Sheamus made his return after sitting out the last two weeks due to severe flu symptoms, which I believe is the reason why we have another AJ / Paige title match at SummerSlam.  After their Battleground match was so terrible, I thought they would continue building the program between them and skip over SummerSlam to give them time to work together some more at house shows and build some better in-ring chemistry and then have their next title match at Night of Champions next month.  Instead, we are saddled with both AJ vs. Paige and Stephanie vs. Brie at SummerSlam instead of them potentially building a Sheamus US Title defense against somebody like Cesaro or Rusev.  Sheamus has turned into a really solid in-ring performer.  You can’t dispute that the guy gives a max effort every time he’s in the ring and like Cena, he blows other big musclebound wrestlers out of the water in terms of athleticism and willingness to experiment with new maneuvers that you don’t see coming from a big guy, so I support Sheamus and Cena where a lot of people don’t.  I’m not going to mark out for either of them, but I have no problem with either of them carrying championships and I give them a lot of respect.  In tonight’s final match, Sheamus takes on Randy Orton and these two put on a very solid match together as they’ve done many times in the past.  It wasn’t a classic by any means, but it was very solid and for a Main Event on a take home show that didn’t feature anybody from the Main Event of the upcoming Pay Per View, it was more than adequate and it ended with another phenomenal RKO.  Randy Orton is among the best at finding exciting ways to hit his finishing maneuver when we as a viewer aren’t expecting it.  He may be the best at hitting his finishing move as a surprise since Shawn Michaels.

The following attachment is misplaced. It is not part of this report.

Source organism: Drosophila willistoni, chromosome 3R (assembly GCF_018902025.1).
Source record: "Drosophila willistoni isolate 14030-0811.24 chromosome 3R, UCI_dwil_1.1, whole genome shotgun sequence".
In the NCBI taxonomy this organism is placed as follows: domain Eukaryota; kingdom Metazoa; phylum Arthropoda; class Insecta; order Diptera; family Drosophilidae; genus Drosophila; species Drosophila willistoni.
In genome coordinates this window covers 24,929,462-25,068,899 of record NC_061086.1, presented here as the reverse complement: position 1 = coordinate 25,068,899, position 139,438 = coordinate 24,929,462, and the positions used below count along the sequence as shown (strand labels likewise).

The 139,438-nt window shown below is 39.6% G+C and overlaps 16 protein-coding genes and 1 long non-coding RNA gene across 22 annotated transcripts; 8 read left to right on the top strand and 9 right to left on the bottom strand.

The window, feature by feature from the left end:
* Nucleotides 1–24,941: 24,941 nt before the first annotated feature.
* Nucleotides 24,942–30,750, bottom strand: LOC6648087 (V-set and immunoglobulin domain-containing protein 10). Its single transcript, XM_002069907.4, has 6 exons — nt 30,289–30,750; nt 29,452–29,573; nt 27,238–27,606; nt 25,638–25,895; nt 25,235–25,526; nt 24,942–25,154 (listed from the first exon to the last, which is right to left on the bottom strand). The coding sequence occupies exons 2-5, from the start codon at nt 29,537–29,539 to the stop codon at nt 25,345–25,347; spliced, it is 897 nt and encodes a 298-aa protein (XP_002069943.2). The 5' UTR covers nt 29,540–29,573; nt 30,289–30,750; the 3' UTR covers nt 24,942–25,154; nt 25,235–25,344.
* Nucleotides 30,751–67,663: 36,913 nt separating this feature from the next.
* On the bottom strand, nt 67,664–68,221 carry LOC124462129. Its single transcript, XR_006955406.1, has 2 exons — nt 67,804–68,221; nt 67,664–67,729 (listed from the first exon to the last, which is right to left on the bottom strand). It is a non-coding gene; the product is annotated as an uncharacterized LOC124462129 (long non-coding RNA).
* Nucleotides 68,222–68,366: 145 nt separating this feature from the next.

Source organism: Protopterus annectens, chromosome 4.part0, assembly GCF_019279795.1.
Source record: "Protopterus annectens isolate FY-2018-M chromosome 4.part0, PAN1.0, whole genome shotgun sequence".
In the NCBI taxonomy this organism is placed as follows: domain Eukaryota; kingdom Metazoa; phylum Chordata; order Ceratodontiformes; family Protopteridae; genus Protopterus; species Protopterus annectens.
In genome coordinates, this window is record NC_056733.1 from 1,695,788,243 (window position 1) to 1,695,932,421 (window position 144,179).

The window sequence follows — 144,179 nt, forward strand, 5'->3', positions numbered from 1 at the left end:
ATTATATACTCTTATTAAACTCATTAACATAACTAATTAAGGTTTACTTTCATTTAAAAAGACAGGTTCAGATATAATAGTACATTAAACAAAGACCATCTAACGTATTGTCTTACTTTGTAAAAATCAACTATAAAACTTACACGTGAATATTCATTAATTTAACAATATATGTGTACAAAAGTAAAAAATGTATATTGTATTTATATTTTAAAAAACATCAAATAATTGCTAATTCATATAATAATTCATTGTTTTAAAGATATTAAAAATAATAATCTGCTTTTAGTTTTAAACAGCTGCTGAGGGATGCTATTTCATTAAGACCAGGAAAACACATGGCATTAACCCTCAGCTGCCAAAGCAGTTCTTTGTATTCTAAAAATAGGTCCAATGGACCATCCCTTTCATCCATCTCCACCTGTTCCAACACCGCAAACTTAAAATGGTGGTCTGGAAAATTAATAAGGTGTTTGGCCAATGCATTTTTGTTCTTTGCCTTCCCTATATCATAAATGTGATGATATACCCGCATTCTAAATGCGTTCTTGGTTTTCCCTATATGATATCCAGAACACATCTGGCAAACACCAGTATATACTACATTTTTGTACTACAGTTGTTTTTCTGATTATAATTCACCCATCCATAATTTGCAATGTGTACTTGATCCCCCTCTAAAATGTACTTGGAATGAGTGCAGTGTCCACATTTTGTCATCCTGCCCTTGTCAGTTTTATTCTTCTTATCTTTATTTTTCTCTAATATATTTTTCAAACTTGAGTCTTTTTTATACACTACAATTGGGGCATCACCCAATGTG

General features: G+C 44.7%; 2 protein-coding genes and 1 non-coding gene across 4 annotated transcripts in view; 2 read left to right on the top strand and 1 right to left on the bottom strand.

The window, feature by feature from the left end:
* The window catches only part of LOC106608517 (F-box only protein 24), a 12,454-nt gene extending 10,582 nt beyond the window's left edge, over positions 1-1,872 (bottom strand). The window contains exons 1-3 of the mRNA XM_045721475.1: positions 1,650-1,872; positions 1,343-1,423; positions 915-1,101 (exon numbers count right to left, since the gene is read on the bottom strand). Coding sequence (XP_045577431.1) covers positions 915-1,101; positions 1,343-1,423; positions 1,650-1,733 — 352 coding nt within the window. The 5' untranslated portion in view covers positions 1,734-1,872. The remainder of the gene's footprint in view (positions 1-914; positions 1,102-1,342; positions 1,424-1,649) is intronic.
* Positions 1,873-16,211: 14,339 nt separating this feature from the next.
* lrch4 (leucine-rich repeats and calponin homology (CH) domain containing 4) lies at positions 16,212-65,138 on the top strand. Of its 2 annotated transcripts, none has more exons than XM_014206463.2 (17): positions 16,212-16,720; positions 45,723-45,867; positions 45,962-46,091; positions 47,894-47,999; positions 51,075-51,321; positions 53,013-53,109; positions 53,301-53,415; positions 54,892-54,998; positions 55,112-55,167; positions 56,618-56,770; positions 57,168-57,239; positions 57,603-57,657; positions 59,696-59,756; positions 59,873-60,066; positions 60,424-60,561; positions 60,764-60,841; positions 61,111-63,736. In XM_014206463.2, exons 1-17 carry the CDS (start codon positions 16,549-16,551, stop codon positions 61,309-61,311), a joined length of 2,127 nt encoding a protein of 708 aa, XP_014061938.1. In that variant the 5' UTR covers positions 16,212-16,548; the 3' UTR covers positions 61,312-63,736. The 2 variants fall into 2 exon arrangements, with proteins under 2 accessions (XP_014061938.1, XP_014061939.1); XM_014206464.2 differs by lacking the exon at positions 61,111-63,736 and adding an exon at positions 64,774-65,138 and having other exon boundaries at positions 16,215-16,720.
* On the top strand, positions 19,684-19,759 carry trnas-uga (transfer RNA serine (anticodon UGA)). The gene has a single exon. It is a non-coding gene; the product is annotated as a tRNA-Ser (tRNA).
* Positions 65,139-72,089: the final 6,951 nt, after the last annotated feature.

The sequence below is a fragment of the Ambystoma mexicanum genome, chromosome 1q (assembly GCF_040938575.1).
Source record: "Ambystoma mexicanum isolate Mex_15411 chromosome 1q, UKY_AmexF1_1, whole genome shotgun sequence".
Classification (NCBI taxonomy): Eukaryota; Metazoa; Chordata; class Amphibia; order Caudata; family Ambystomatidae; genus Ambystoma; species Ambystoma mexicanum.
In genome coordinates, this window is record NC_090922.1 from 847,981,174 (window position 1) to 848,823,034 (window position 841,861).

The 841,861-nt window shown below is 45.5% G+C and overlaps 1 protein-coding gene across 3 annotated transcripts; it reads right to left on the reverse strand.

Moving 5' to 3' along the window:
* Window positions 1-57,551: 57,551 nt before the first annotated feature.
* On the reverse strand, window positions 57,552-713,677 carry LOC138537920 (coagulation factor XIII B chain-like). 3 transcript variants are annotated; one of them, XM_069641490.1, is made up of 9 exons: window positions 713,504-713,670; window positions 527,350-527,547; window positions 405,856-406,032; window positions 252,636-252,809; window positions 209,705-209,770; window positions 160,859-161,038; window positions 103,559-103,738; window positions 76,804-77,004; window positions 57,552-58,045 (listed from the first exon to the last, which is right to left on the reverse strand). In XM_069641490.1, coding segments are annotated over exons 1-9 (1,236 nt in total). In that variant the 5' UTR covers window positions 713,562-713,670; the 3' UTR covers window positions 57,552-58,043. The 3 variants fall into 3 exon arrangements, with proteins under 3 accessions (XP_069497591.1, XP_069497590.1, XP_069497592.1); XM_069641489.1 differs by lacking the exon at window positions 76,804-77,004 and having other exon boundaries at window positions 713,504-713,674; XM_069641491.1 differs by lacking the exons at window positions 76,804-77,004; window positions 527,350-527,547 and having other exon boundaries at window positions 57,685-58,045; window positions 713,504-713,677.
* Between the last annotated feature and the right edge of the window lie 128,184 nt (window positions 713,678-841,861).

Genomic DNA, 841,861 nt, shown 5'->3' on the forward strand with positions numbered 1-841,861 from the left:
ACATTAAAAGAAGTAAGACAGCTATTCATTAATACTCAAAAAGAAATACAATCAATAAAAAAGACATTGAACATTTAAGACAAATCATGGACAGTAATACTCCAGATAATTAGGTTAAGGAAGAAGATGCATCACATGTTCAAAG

Finally, we cap the night with Hulk Hogan’s birthday celebration, which was the ratings grab they’ve been promoting all week to try to bring in viewers.  I’m kind of surprised that they saved it for the end of the show instead of leading off the second or third hour with it to reach the largest audience as the segments at the top and end of each hour easily get the best ratings of any given wrestling show.  Anyways, typical token appearances by legends and then Brock Lesnar comes back to try to spoil the party, but then Cena comes out and cuts him off and Lesnar disappointingly backs off and exits without the two having any real contact at all in the only show where they both appeared before their title match Main Event at SummerSlam.  This isn’t going to be a match on Sunday, it’s going to be two guys taking turns beating on each other and resting with numerous wear down holds and it’s probably going to suck, but because it doesn’t end with Cena winning and keeping the title, people are going to probably love it anyway.

Overall, not that great of an episode of Raw, but pretty good for a final episode of Raw before a PPV (Aka a take-home show).

 

 

Written by I Am a Real American

August 12, 2014 at 3:29 am